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Little boy has bright future after rough start

Brady and his sister Kayla are shown playing with their Husky “Avalanche” in the Knutson back yard. (Submitted photos)1 / 2
The Knutson family is shown looking through Brady’s photo album, which chronicles his battle with health issues since his birth to today. Left to right are Brady, his mom Katrina “Kate” and Kayla.2 / 2

No one should have to endure the struggles this little boy had to go through.

Brady Knutson, now five-years-old, had a rough start in life. Doctors discovered he suffered from a heart problem. The main arteries to his heart were switched, meaning blood flow was not sufficient to distribute the life-giving blood to all parts of his little body.

So, five days after his birth, little Brady went into surgery to correct the problem. His heart is now repaired, but a small leak in one of the arteries will still require more surgery to correct when he gets older.

While hospitalized for his heart condition, doctors also noticed his feet. He was diagnosed with bestial talus, or rocker feet. He was placed in a cast for nine weeks, but it did not help. Bilateral surgery was done, but insurance did not cover it completely.

His parents, Kate and Kyle Knutson of rural Ellsworth, turned to their church and a benefit was held to help out. Both were employed, but insurance did not cover everything.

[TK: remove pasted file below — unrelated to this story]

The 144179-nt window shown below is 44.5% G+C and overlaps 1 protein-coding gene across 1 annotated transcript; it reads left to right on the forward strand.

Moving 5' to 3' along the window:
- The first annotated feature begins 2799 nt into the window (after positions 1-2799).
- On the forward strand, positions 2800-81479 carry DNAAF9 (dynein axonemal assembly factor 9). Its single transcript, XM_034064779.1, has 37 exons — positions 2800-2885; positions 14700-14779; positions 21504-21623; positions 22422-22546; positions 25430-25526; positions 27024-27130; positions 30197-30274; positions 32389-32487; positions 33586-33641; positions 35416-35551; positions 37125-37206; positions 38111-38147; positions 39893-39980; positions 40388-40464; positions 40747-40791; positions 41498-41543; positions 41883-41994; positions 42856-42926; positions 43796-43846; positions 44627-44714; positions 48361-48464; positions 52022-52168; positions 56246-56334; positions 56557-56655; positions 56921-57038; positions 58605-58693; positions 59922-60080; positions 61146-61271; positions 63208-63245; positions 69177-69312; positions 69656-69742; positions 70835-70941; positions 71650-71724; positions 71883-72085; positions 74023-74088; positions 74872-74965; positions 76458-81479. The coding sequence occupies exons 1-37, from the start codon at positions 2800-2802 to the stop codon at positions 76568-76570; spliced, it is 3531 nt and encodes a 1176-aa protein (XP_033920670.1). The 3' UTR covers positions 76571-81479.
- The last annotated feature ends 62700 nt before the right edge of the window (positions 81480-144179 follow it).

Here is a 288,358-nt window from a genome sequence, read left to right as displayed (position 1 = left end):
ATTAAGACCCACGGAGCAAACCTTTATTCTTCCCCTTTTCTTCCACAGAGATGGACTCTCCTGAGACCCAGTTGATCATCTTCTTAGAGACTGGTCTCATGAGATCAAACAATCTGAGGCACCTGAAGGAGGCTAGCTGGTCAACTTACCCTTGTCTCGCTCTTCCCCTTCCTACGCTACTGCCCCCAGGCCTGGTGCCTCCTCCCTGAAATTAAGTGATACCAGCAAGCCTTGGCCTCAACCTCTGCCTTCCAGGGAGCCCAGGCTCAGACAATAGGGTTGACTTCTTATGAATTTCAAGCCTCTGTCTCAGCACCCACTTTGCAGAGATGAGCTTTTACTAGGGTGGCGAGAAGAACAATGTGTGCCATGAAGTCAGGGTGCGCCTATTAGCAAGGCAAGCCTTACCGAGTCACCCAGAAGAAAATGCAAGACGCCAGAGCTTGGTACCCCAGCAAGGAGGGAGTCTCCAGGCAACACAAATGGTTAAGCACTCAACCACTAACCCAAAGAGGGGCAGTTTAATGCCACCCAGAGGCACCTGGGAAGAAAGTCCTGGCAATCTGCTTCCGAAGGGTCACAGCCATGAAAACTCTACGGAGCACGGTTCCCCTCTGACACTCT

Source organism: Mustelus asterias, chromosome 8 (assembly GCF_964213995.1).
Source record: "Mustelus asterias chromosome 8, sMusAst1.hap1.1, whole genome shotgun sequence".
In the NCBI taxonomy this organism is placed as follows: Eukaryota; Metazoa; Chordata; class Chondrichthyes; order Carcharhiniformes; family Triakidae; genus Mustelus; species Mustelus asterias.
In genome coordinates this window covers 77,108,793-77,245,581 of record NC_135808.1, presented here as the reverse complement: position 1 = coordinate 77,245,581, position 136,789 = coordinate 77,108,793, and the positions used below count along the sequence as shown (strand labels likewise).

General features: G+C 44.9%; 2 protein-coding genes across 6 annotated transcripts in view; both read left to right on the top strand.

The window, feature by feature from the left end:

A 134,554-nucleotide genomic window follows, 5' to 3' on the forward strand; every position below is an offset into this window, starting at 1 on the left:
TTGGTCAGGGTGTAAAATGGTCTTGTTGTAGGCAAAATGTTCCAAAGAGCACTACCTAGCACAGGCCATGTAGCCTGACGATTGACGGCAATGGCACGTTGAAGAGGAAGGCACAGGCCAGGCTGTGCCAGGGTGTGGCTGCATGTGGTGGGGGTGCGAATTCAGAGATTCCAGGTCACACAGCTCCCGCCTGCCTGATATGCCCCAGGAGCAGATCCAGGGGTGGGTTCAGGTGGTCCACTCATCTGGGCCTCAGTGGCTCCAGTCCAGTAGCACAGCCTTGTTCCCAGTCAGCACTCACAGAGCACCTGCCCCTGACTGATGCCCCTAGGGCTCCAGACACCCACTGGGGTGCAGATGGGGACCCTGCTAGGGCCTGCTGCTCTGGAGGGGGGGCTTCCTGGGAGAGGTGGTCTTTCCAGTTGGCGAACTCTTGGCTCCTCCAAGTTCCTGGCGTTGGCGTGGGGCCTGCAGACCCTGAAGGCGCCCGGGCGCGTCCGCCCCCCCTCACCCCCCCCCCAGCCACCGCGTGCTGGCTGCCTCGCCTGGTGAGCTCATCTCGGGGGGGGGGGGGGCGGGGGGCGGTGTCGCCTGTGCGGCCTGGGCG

Brady was receiving help from a cardiologist at Children’s Hospital in Minneapolis for his heart, but something had to be done for his feet.

It was at this time Jim Hines, the hospital coordinator for the St. Croix Valley Shrine Club, entered the picture. He talked to Kate’s father, Gayle Johnson, and suggested they send him to the Shriners Hospital for Children because they specialized in orthopedic problems.

Hines helped with the application and treatment at Shriners started in 2008 and continued for six months. He received braces and will need them all of his life, but now he can run and play like the other kids.

The doctors at Children’s Hospital, where Brady is receiving heart treatments, said they never saw a young man with his history with such wonderful looking feet.

Kate said the people at Shriners know how to talk with kids on their level. They explain things so they can understand them.

“It is unlike any other hospital” said Kate. “It really makes a difference for me as a mom.”

Brady wears special orthopedic shoes and will have to wear some type of braces all of his life.

Last summer was the first time he was not afraid to go on the playground like other kids. Kate quietly cried the first time he went onto the playground. “The strength gained from his treatment is amazing.”

Kate commented, “Shriners have been a blessing for our family.” She added “everyone, regardless if you have children or not, should visit the hospital at least once just to experience what they do.”

In addition, the Knutson family endured the loss of a very young son, Dillon, to a kidney problem shortly after being born. This and Brady’s condition have tested the family.

Kate noted her faith will help her family through these difficult times, even though the bills from the heart treatments keep mounting.

Even with all they are going through, Kate has started helping others who have suffered the loss of a child by writing articles on infant death. She is encouraged to know her writings have helped others. She now has a network of people in a widening support system.

Parade grand marshal

Little Brady, whose favorite toys are transformers and anything John Deere, has been chosen to be the Grand Marshal of the Little East-West Shrine Game on Saturday, Oct 12, in River Falls. He will lead the Shrine/ UW-RF Homecoming Parade, which starts at 10:30 a.m. He and his family will also meet the Zor Shrine dignitaries and be honored guests at the Potentates banquet on Friday, Oct. 11, at the American Legion Club.